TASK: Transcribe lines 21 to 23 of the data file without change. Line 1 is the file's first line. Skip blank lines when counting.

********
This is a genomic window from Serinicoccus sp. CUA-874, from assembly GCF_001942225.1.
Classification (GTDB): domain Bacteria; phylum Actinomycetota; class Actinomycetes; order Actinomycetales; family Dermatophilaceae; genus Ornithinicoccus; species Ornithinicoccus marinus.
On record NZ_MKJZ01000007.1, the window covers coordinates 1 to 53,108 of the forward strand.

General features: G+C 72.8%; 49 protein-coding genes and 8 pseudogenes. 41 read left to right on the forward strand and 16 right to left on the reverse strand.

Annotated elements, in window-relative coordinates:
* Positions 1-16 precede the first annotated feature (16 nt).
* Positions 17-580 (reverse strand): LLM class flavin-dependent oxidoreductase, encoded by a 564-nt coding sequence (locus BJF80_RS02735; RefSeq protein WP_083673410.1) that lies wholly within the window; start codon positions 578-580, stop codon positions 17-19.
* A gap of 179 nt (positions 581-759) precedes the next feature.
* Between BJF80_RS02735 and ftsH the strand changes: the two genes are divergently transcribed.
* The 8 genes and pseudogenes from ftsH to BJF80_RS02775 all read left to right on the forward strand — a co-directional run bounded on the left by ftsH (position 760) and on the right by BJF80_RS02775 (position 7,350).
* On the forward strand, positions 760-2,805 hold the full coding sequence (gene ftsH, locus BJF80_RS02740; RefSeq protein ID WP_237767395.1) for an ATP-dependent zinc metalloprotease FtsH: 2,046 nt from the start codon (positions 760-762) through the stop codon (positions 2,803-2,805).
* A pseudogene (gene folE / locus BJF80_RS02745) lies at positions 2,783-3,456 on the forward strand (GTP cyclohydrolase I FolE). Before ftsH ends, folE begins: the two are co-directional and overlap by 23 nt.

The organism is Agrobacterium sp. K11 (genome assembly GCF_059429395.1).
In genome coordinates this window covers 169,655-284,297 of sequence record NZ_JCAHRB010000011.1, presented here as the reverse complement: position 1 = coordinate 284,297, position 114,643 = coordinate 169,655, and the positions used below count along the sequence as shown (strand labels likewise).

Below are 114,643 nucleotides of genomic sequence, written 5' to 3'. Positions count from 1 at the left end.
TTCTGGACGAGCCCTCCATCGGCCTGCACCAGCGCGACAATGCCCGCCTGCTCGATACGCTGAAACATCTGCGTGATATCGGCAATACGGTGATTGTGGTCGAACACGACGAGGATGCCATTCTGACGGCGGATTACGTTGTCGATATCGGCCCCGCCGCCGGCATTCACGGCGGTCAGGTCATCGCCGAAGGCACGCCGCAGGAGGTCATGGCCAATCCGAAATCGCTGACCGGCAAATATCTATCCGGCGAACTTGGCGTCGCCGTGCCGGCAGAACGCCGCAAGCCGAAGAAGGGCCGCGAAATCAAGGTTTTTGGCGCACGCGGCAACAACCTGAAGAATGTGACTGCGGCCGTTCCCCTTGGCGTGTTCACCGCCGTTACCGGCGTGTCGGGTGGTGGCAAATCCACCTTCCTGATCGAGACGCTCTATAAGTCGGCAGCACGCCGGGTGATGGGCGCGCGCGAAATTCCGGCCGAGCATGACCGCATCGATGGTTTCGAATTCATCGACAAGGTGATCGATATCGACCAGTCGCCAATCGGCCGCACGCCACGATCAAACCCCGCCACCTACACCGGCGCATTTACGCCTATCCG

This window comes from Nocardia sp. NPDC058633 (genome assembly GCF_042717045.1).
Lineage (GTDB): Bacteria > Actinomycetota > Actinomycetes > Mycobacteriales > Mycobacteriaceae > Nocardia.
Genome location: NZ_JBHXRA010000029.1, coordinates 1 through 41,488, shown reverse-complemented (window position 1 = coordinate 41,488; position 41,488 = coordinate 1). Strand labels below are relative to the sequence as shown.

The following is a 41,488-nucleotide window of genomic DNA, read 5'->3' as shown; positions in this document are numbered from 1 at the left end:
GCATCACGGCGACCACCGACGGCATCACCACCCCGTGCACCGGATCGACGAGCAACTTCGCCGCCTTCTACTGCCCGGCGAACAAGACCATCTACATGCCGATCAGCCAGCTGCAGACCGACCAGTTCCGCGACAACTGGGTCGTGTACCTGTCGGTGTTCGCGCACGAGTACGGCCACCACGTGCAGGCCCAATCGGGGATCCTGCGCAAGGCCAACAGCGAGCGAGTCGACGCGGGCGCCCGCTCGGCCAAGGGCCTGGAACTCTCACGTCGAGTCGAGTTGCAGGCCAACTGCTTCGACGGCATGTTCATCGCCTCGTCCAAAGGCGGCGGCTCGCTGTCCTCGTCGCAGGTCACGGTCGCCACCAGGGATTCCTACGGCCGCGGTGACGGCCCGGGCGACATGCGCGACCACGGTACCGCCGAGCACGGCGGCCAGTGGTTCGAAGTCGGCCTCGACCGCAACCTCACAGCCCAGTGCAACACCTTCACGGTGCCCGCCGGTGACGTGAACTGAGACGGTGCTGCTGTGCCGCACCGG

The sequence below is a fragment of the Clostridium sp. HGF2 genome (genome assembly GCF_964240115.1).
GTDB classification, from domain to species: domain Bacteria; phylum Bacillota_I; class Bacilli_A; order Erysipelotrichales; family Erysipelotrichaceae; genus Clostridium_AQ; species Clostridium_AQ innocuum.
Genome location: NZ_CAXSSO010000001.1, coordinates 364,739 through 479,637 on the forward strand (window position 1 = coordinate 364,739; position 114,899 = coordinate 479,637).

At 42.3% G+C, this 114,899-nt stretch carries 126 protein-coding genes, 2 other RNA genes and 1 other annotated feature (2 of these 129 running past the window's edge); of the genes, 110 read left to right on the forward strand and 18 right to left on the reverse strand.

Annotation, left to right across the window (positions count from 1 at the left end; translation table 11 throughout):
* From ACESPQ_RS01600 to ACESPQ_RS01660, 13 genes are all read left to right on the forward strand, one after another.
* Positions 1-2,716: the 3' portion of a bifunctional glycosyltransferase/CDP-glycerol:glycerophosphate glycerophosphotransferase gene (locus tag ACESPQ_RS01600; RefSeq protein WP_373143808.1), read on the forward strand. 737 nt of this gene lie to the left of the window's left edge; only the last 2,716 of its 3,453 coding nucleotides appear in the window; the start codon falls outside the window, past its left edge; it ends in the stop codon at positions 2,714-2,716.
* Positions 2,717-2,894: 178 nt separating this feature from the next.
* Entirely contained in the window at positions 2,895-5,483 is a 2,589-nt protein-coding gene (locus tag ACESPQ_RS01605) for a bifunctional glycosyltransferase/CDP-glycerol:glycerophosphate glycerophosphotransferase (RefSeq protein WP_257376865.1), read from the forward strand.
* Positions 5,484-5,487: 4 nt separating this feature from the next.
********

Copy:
GCATCACGGCGACCACCGACGGCATCACCACCCCGTGCACCGGATCGACGAGCAACTTCGCCGCCTTCTACTGCCCGGCGAACAAGACCATCTACATGCCGATCAGCCAGCTGCAGACCGACCAGTTCCGCGACAACTGGGTCGTGTACCTGTCGGTGTTCGCGCACGAGTACGGCCACCACGTGCAGGCCCAATCGGGGATCCTGCGCAAGGCCAACAGCGAGCGAGTCGACGCGGGCGCCCGCTCGGCCAAGGGCCTGGAACTCTCACGTCGAGTCGAGTTGCAGGCCAACTGCTTCGACGGCATGTTCATCGCCTCGTCCAAAGGCGGCGGCTCGCTGTCCTCGTCGCAGGTCACGGTCGCCACCAGGGATTCCTACGGCCGCGGTGACGGCCCGGGCGACATGCGCGACCACGGTACCGCCGAGCACGGCGGCCAGTGGTTCGAAGTCGGCCTCGACCGCAACCTCACAGCCCAGTGCAACACCTTCACGGTGCCCGCCGGTGACGTGAACTGAGACGGTGCTGCTGTGCCGCACCGG

The sequence below is a fragment of the Clostridium sp. HGF2 genome (genome assembly GCF_964240115.1).
GTDB classification, from domain to species: domain Bacteria; phylum Bacillota_I; class Bacilli_A; order Erysipelotrichales; family Erysipelotrichaceae; genus Clostridium_AQ; species Clostridium_AQ innocuum.